To alleviate the tensions, Moon has promised a more “open and humanitarian” approach that would be marked by a return to the “Sunshine Policy” of South Korea’s last two progressive presidents, Kim Dae-jung (1998-2003) and Roh Moo-hyun (2003-08). During their years in office, they reached out to Pyongyang with economic projects and cultural and political exchanges. In 2007, when he was Roh’s chief of staff, Moon traveled to North Korea when Roh held a summit meeting with Kim Jong-il, the father of North Korea’s current dictator, Kim Jong-un.

At his Gwangju rally on Sunday, Moon said he would “raise my voice loudly” to place South Korea in the lead in any dealings with North Korea. He also pledged to renegotiate a deal the Trump administration struck with Park Geun-hye to deploy the Terminal High Altitude Area Defense anti-missile system, known as THAAD, in South Korea.

Last month, however, the Pentagon deployed the system without waiting for the election. This led Moon to criticize the move as a fait accompli and angered many South Koreans who oppose THAAD and continue to demonstrate against it. Because his policies on North Korea appear to be at odds with the more confrontational approach taken by the Trump administration, the US media framed Moon’s election as a major challenge to the United States.

Moon’s election sets “up a potential rift with the United States over the North’s nuclear program,” David Sanger of The New York Times predicted Wednesday. Just after the election results were announced, Josh Rogin, a Washington Post columnist and CNN analyst, tweeted that “South Korea just elected an anti-American president.”

In the weeks leading up to the vote, former and current US officials made it known they were unhappy with Moon’s potential policies. “We are headed for serious trouble,” a former US diplomat told Donald Kirk, a veteran reporter in Seoul, adding that a clash is “unavoidable.”

In his interview with The Nation, Moon was adamant that his more conciliatory approach toward Pyongyang would benefit the United States. “To solve the North Korea nuclear problem is in both our common interests,” he said. “If South Korea takes an active role, that would be helpful to the United States and would relieve the US burden.”

Rather than blame President Trump for the recent tensions, as many Koreans have, Moon pointed to the failures of the Park government. “The relationship between North Korea and the US has been getting worse and worse because South Korea hasn’t performed its role well,” he said.

Asked about US critics who think his approach is problematic, Moon responded emphatically, “I don’t agree.” He expressed the belief that Trump would also sympathize with my idea and understand me on this issue.”

Daniel Pinkston, a Seoul-based military analyst who has been studying North Korea for decades, said Moon’s US critics should “take a deep breath and see what happens.” In a telephone interview, Pinkston said a US-South Korea clash was possible in part because Trump’s national security team is so disorganized, with top positions on Asia policy unfilled. “We don’t even have an ambassador here,” he said. “The Koreans need to understand that the Trump presidency is abnormal.”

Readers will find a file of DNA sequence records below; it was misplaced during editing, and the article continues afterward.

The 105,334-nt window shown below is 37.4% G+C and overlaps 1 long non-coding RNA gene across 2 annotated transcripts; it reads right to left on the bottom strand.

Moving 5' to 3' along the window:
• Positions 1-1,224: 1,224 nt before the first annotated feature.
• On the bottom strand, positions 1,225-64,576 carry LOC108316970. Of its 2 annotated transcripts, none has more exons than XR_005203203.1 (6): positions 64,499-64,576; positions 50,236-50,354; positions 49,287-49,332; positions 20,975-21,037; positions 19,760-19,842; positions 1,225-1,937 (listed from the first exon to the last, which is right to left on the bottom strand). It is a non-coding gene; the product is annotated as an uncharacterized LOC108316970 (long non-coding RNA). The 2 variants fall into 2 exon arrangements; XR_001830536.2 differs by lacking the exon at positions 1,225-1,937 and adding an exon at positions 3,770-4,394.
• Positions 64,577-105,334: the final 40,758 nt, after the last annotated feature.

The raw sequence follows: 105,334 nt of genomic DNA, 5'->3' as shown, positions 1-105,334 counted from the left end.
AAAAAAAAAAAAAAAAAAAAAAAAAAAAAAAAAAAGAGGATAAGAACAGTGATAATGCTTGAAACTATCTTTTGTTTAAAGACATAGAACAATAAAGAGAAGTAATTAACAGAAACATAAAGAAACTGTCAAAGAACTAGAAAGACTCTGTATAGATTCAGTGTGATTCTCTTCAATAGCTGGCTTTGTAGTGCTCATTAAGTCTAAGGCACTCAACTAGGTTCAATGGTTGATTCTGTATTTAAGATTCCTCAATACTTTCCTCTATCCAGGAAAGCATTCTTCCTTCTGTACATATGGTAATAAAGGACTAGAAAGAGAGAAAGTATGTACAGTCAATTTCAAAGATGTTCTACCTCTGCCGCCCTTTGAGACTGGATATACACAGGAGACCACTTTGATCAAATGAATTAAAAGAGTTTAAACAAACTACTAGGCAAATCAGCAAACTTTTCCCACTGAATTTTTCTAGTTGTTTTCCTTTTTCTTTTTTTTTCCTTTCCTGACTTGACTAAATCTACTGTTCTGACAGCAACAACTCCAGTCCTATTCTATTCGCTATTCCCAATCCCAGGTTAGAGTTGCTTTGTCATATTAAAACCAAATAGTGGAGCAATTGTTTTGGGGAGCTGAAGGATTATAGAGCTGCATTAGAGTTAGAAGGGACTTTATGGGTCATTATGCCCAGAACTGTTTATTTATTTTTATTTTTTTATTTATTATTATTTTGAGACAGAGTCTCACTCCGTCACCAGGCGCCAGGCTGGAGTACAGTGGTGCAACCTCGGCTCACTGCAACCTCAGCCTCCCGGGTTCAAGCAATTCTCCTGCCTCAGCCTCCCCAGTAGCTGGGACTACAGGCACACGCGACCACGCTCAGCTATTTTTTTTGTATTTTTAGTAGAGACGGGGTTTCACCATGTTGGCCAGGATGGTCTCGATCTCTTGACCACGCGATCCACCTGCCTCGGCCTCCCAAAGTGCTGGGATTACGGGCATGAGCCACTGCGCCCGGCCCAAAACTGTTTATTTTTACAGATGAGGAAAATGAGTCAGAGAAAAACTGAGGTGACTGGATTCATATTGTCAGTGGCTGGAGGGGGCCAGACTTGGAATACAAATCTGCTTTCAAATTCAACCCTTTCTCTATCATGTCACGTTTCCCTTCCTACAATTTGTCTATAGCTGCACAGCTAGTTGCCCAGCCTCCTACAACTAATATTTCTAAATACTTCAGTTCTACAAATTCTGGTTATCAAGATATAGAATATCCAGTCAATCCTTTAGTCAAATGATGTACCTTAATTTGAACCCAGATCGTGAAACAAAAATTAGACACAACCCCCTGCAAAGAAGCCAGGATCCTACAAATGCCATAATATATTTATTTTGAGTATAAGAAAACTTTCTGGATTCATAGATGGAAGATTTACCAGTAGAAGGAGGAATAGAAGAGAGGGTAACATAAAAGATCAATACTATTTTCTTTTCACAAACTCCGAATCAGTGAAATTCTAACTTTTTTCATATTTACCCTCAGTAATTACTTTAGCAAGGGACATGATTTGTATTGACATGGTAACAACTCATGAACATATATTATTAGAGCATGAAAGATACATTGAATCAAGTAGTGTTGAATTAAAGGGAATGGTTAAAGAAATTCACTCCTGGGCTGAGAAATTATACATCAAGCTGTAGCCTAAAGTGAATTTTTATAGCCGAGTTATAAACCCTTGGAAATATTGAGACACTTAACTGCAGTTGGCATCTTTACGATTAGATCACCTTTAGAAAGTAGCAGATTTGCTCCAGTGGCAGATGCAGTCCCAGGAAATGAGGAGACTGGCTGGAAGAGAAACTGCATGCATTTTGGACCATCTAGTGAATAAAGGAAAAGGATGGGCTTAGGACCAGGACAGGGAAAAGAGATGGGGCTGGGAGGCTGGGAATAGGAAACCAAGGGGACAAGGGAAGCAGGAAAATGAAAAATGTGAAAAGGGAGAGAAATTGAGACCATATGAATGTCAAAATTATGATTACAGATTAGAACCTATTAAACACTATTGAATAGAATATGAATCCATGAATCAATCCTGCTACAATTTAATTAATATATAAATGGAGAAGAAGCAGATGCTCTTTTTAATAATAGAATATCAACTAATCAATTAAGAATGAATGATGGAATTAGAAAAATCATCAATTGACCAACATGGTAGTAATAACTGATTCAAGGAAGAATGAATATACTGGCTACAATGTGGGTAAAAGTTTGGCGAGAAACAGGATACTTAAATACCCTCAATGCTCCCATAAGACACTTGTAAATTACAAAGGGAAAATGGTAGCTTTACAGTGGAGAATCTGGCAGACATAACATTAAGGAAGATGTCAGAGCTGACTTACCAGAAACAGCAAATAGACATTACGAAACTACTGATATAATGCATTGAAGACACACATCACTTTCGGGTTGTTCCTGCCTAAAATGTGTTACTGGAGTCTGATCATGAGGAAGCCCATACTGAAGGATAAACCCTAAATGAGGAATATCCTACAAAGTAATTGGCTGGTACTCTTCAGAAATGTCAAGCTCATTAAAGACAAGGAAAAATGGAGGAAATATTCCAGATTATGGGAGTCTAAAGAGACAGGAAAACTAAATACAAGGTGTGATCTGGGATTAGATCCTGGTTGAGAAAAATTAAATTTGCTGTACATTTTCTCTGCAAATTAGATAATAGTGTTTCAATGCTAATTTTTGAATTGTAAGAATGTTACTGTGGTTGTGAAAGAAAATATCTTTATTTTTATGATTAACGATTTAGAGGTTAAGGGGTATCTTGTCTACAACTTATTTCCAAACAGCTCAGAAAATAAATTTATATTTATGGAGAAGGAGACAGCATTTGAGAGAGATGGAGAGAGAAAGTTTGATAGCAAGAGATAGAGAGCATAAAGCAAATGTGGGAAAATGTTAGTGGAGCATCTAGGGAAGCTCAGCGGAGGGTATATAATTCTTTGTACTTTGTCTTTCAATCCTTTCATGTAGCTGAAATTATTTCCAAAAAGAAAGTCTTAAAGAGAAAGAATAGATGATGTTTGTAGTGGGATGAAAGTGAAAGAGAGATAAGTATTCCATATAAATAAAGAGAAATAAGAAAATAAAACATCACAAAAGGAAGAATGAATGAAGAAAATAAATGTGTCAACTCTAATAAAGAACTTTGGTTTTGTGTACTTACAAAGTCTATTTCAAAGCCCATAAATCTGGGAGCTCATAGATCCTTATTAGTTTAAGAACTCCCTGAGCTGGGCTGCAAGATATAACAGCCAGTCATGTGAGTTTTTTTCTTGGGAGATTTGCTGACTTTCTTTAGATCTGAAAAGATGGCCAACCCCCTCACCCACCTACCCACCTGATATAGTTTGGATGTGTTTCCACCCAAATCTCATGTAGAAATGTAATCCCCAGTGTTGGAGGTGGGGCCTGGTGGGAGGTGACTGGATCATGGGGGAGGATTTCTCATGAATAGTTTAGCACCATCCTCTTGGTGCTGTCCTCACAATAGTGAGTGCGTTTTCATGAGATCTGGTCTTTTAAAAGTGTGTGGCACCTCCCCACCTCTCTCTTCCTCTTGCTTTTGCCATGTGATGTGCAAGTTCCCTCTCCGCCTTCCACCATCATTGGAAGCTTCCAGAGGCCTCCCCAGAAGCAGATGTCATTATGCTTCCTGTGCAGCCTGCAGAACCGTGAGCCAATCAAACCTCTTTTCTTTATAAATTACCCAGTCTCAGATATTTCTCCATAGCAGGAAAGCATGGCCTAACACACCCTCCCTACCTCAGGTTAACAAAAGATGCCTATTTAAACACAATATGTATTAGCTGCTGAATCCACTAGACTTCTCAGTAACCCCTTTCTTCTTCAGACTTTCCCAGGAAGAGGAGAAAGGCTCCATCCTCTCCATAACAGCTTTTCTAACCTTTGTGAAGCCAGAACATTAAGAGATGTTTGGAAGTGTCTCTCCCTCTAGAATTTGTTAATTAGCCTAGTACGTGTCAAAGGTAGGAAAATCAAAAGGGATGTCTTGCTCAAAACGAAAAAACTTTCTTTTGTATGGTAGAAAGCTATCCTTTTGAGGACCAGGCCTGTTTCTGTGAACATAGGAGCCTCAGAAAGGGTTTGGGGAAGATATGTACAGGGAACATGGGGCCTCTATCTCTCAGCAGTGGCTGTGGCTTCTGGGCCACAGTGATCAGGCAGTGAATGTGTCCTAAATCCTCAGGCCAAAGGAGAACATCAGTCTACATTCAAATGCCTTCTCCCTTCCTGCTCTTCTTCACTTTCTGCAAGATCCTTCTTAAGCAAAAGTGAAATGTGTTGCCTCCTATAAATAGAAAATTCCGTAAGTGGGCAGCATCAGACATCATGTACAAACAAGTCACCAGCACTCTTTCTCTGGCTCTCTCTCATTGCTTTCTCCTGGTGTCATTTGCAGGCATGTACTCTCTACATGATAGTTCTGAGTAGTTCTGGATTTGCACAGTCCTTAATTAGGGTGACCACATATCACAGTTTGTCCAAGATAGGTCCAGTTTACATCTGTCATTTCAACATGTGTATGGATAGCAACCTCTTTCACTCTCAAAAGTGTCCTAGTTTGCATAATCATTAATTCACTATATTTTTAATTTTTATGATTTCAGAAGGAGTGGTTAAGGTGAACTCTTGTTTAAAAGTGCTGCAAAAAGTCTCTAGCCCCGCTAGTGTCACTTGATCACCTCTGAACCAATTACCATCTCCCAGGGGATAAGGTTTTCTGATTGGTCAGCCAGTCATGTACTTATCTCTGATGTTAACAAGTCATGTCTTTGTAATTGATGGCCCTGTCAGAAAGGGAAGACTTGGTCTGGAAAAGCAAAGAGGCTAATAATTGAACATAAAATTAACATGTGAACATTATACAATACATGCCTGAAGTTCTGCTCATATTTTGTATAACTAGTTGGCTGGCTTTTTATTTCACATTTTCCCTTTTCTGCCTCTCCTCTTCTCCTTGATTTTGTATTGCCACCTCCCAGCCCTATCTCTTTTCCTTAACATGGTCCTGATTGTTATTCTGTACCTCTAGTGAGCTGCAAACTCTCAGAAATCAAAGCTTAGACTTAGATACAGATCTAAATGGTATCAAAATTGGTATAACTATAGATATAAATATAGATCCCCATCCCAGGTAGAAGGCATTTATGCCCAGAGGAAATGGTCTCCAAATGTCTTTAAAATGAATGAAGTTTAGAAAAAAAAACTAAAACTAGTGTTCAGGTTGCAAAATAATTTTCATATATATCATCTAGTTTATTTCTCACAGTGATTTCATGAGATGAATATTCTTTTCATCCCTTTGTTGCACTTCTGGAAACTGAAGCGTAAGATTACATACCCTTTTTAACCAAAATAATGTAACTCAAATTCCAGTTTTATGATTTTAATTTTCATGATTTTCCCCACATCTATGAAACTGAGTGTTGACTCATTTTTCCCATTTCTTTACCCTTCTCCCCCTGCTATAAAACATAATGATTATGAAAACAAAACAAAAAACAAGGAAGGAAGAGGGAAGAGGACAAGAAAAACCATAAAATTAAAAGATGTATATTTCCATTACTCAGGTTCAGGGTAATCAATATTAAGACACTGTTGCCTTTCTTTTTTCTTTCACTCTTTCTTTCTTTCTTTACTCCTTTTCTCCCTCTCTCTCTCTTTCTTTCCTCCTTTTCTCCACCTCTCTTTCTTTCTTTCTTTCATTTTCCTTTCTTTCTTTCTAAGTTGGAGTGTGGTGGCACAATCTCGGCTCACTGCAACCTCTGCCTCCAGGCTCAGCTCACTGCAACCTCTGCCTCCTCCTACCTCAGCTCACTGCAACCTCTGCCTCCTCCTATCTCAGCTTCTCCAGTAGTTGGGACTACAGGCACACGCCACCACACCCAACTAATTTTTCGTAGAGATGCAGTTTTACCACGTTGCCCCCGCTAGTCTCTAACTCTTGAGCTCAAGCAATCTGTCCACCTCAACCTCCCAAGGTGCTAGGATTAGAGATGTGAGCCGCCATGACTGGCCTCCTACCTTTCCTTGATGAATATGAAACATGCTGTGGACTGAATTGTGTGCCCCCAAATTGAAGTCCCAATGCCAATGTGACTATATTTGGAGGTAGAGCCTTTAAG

At the same time, Pinkston added, Moon’s government could be constrained by US- and UN-approved sanctions on North Korea aimed at forcing Pyongyang to give up its nuclear program. As an example, he pointed to a recent proposal from Moon for South Korea to trade its rice for rare earths from the North as a way of solving Pyongyang’s rice shortage and allowing South Korean companies to buy rare minerals at a discount. Some critics have said that could violate the UN sanctions, an issue that Moon would have to negotiate.

The success of Moon’s policies will also depend on the willingness of North Korea to reciprocate on any offers from the South, said Pinkston. “Will there be a rift? It all depends on how it’s managed,” he said.

Whatever the case, Moon is acutely aware of the pain from Korea’s division and America’s role in the war. In December 1950, his family fled the North during the initial phase of the Korean War with a group of 14,000 refugees who were brought to the South in a flotilla organized by the US Navy and its merchant marine. Moon, who was born in 1953, wrote favorably about the Americans who helped his family in his autobiography, From Destiny to Hope.

Moon’s election comes after months of peaceful demonstrations for change known as the “candlelight revolution.” (People’s Solidarity for Participatory Democracy)

These experiences make the right-wing attacks on Moon as a “North Korean sympathizer” sound as ludicrous as the accusations from US pundits that he is “anti-American.” But if he wanted to openly criticize the United States, he declined my offer when I asked him about his thoughts on the Gwangju Uprising.

During his campaign stops here, I heard Moon say he would honor the spirit of the uprising when he became president. But in 1980, I reminded him, the United States refused to support the democratic aspirations of Gwangju and instead approved the deployment of Korean troops from the joint US-South Korean Command to put it down. Does he believe the US government should apologize?

I was surprised by Moon’s response. First, he offered his “deep thanks” to me for my reporting on Gwangju, which he said “revealed the facts and truth to the world.” That was important, he added, because at that time, “South Korea was under dictatorship and the Korean press was controlled.”

As for the United States, he added carefully, “We expected a more active US role [at the time of Gwangju]. But since then, we’ve won enough power to achieve democracy by ourselves. So I don’t think we need to be bound by the past or care about [an apology] for the US role. It doesn’t matter, because we have moved on, and established democracy for ourselves.”

Not everyone here will agree with Moon on that issue. But it’s hard to think of a better way to tell the world that a new South Korea has emerged, and is ready take its rightful place in the sun.

Tim Shorrock is a Washington, DC-based journalist and the author of Spies for Hire: The Secret World of Intelligence Outsourcing.